TITLE: Our Two Consciences II: Growing Up and Moving
AUTHOR: Laurel A. (firstname.lastname@example.org)
SPOILERS/RATING: Everything up to, and including,
DISCLAIMER: All of it belongs to others (i.e. Aaron
Sorkin, NBC, WB, etc.).
ARCHIVE: Anyplace, just let me know.
SUMMARY: PostEp for Night Five. Donna thinks about
her job offer and why it might be time to move on.
STUFF: Thanks to Michelle and Marty who have both
been really good sports about my new TV Boyfriend,
This piece is part of the J/D post-ep series "Our Two
Consciences" by Michelle H. and myself. You don't
need to read the other pieces to jump on in now! To
see the rest of the series (and some groovy
stand-alones), check out our website
"Is this your operating budget?"
"I'm an assistant."
Sometimes I wonder if I've learned anything since I
was that young girl who drove from Wisconsin to New
Hampshire and talked her way into a job. I guess deep
down, part of me still is her, or I would have
realized that Casey was making a salary offer, not
showing off his operating budget.
But maybe it's time I started thinking of myself in a
different light, a more lucrative light. Maybe I am
worth that much money.
No, I am definitely worth that much money. It's not
just about the money though.
You can't stay in one place forever; you need to
progress, and to do that, you have to move on and give
things up to make room for other experiences. But the
White House is a pretty big thing to give up.
I guess it's a matter of trade-offs. And unless I
take this up to a higher level, all Josh will ever be
able to offer me here is my same title and that's not
much to trade with.
I used to think he could offer me more, professionally
as well as personally. But now I'm not so sure. In
fact, I have become more and more certain that he will
never be able to offer me more than he already has.
Not that I am ungrateful for what Josh has done for me
since he agreed to let me work for the campaign. But
I know that as long as I'm working under him, I will
never be able to relieve myself of the burden of
And maybe I've learned all I can from Josh. Not that
I think I could replace him in his job, but given the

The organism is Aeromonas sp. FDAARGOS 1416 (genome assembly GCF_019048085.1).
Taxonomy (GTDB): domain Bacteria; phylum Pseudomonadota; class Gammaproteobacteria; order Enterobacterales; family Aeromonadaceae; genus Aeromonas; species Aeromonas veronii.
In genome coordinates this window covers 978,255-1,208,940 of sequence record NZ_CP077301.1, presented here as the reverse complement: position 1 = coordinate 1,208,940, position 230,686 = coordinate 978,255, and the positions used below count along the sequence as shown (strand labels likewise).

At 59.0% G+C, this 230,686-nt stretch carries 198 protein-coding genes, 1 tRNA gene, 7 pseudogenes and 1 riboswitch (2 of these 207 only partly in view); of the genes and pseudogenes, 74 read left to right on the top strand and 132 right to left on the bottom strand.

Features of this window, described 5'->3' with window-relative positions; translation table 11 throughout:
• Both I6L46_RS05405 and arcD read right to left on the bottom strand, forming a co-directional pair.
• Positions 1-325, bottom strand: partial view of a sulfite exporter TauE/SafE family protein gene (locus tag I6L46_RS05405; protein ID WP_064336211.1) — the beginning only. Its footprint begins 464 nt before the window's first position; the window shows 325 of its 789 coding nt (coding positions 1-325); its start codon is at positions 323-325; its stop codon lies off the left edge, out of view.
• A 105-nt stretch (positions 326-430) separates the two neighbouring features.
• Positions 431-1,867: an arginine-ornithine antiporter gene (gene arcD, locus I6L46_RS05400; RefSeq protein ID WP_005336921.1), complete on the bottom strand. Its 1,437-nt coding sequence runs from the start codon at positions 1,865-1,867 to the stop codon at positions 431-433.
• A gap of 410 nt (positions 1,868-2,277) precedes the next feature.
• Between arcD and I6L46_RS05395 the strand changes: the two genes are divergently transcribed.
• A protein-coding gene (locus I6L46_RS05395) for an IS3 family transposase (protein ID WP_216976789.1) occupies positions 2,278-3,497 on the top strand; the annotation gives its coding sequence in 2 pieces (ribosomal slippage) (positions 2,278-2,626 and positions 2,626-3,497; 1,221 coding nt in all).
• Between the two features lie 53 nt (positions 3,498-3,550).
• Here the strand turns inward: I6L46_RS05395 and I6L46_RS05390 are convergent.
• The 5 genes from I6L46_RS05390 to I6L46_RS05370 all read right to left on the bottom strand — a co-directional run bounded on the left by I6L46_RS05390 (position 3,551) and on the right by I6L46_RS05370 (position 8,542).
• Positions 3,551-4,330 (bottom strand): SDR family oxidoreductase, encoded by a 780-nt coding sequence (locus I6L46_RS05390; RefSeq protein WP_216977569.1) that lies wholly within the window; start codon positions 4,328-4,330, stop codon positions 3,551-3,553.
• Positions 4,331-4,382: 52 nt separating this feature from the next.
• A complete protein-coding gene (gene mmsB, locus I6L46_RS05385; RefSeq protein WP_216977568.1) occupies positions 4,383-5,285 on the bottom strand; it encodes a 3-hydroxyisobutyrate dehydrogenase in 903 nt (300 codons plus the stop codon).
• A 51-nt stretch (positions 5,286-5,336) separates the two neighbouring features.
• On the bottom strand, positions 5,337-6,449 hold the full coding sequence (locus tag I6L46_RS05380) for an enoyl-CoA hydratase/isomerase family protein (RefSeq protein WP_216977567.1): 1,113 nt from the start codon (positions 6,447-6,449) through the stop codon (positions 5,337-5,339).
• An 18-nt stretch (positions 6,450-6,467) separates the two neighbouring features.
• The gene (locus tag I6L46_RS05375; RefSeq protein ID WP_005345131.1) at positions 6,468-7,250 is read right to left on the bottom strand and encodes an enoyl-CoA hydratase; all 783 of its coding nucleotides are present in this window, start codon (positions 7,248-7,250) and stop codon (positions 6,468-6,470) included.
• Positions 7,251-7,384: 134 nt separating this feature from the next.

tone our relationship has taken recently, I don't know
if either of us has the objectivity for me to learn
any more from him. I don't know if *we* have the
objectivity to learn anything more from *each other*.
And I don't think the course will be altered until
something changes between us. I don't know what that
is yet, or if it will ever happen. But I am positive
that we've gone as far as we can go right now, on any
Ironically, I did learn something from him today. I
learned that when your extremely faithful and
dedicated assistant tells you that she was offered
serious money to take another job, it's best to react
with barely masked disinterest and distain, topped off
with dismissal of the topic completely.
I also learned that assistants, even Senior Assistants
to the Deputy Chief for Strategic Planning, are given
assignments that involve simple Internet searches for
articles on sugar subsidies, and packing books into
their boss' backpack.
However, tonight I taught myself something too --
assistants are completely powerless when trying to
comfort the wives of kidnapped American reporters.
It's a stark illustration of how I feel here, and why
leaving for a job where I can voice my opinion and
rally others to action is so tempting.
The West Wing has become my home, and my family. It's
addictive working here; it's the challenge of the job,
and the power and prestige of working for the
President. But it's also addictive because it's safe
Safe and familiar are never good for change or growth.
And I know I can grow into more than just Josh's
traffic cop. I know it and Casey knows it. I don't
think Josh knows it, which makes Casey's offer all the
I have an MA in "Josh Lyman's Office," and like most
people who get MA's, I want to go out into the world
and use my degree. I don't want to be Josh's disciple
And however our working relationship and our
friendship is going to work out, I know it won't work
out if we stay stagnating the way we are now. Things
have changed between us, and maybe it's precisely
because things *haven't* changed between us.
Any relationship, working or otherwise, dies without
change and growth. You begin to disengage and
distance yourself from what you've emotionally
invested in the other person. And after you mourn a
bit for that loss, you begin to wonder why you cared
in the first place.
As I was watched CJ walk into her office to tell Janet
Price that even the White House is powerless to help a
reporter in the hands of terrorists, I felt frozen by
my own feelings of helplessness and frustration.
Wanting to both leave the White House behind for good,
and wanting to stay and fight so that we are no longer
powerless to help the next Billy Price.
Turning around to see Josh watching me, as I was
watching CJ and Janet Price, I couldn't read his
thoughts. A million things crossed my mind about what
he could be thinking, but whatever it was, unless he
is willing to show it, we will stay stuck and
stagnating where we are, until we no longer care.